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The Innu of Essipit unveil a huge protected area project

Natasha Kumar By Natasha Kumar Nov29,2023

Woodland caribou and many other species could benefit from these protected habitats.

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The Innu of Essipit unveil a huge project ;protected area

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The Innu wish to protect forest areas that have been little disturbed.

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The Innu of Essipit are determined to protect 30% of their territory by 2030, the international objective determined at COP15 in Montreal last year. To achieve this, this First Nation has unveiled a vast project for a protected area and connected habitats.

The Council of the First Essipit Innus Nation presented Essipiunnu-meshkanau on Thursday, a protected area of ​​1,202 km2 which would increase the protected area on its Nitassinan, namely its ancestral territory, from 12.6% to 30%.

The proposed protected area, which cuts across the North Shore and Saguenay–Lac-Saint-Jean, would have different conservation cores linked together. It would also be connected to already existing protected territories, such as the Sainte-Marguerite River Valley biodiversity reserve.

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A map of the Essipiunnu-meshkanau initiative (1202 km2) and its connectivity areas with others protected areas.

With this project, we want to protect and connect areas of importance for our community, for species like caribou and for biodiversity in general. We are aiming to establish a real conservation network, says Michael Ross, director of territorial development for the Innu Essipit First Nation.

The Innus of Essipit plan to submit their proposal to the Quebec Ministry of the Environment in winter 2024 and want the identified sectors to be set aside by 2025.

The territory targeted by the Innu of Essipit is home to many endangered or threatened species. Part of it is notably included in the distribution area of ​​the Pipmuacan caribou, whose herd has been in marked decline for several years.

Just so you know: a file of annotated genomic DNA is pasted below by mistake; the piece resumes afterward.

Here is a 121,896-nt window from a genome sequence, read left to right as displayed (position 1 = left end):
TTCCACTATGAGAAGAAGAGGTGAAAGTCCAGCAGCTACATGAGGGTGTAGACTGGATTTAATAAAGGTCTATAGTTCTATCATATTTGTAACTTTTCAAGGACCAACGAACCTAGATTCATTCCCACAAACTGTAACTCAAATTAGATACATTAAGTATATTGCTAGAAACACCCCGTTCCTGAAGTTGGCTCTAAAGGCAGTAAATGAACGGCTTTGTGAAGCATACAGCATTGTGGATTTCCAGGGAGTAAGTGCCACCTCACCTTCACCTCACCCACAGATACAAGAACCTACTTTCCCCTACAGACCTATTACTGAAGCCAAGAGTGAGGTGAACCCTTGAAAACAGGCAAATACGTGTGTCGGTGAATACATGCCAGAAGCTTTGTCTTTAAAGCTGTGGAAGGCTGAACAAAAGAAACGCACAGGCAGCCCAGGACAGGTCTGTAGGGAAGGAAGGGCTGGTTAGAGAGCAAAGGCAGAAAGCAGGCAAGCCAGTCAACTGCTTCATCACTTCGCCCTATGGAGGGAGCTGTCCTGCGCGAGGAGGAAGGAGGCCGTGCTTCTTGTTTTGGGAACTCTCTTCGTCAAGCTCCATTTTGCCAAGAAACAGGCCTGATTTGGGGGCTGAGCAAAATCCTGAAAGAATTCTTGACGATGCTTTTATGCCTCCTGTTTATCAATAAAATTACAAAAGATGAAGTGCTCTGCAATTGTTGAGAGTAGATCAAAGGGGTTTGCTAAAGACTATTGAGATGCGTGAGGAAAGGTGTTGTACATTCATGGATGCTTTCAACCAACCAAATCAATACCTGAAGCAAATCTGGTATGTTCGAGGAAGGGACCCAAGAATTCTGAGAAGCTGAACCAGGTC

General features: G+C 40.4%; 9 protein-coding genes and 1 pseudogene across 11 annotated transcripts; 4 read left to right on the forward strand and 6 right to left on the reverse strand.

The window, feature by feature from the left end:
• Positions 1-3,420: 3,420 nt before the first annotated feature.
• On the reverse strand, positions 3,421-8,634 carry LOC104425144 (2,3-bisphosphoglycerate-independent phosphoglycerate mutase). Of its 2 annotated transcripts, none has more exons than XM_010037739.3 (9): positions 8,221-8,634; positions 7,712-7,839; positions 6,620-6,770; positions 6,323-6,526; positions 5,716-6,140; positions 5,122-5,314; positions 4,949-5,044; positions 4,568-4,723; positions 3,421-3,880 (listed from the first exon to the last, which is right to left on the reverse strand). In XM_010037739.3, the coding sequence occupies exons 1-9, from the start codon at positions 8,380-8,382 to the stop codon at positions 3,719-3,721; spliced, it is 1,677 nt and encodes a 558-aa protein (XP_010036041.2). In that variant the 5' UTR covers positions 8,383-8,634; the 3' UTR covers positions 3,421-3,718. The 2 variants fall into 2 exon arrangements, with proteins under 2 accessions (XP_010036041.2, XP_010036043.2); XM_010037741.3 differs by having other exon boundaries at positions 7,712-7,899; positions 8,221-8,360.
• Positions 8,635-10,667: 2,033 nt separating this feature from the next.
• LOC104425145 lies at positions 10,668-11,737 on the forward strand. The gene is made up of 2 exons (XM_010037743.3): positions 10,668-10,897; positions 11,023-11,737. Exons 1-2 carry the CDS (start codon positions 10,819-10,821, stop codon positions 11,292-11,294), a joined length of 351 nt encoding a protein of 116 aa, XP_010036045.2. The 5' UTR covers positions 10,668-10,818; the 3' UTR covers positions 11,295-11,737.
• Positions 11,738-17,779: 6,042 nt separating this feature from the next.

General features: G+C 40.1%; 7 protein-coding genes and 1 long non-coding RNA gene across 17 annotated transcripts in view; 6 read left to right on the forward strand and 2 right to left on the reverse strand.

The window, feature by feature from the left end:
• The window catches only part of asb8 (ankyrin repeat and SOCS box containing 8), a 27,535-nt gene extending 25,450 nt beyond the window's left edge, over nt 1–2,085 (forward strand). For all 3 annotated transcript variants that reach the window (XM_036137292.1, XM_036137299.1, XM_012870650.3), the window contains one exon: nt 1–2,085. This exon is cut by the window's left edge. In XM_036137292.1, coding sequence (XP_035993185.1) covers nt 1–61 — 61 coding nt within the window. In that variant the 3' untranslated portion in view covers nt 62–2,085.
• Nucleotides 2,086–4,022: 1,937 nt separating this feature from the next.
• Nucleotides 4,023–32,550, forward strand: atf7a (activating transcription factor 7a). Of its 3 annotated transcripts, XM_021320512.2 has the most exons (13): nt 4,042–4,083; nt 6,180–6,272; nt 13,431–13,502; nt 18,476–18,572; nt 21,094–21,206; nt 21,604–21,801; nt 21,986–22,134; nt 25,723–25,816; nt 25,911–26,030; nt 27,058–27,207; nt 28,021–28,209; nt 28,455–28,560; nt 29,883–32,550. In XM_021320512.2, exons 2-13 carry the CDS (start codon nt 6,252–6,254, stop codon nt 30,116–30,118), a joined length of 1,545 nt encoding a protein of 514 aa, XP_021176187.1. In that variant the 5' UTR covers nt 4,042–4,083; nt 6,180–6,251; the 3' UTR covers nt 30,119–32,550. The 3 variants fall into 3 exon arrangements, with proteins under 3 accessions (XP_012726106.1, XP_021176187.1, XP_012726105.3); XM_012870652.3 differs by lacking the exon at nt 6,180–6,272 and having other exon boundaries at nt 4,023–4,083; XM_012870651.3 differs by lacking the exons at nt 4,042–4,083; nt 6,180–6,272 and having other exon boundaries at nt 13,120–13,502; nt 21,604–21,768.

In addition to caribou, birds such as the Barrow's goldeneye and Bicknell's thrush are among the vulnerable species that live in the Essipiunnu-meshkanau territory.

It's an interesting area because they are high plateaus and summits with ecosystems and species linked to this kind of environment, underlines Michael Ross. It’s a fairly rare type of environment here in Quebec.

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The Innu of Essipit want to protect the biodiversity, including several vulnerable species.

This protected area project also allows the Council of the Innu Essipit First Nation to assume leadership on its territory. Recalling the principle of self-determination of indigenous peoples, the First Nation presents its project in the hope of sitting down with the government of Quebec to establish legal guidelines.

This is a proposal that we are making public for the first time and it is an example of indigenous governance of our own territory, explains Michael Ross.

M. Ross agrees that similar projects have not yet produced results with the Quebec Ministry of the Environment.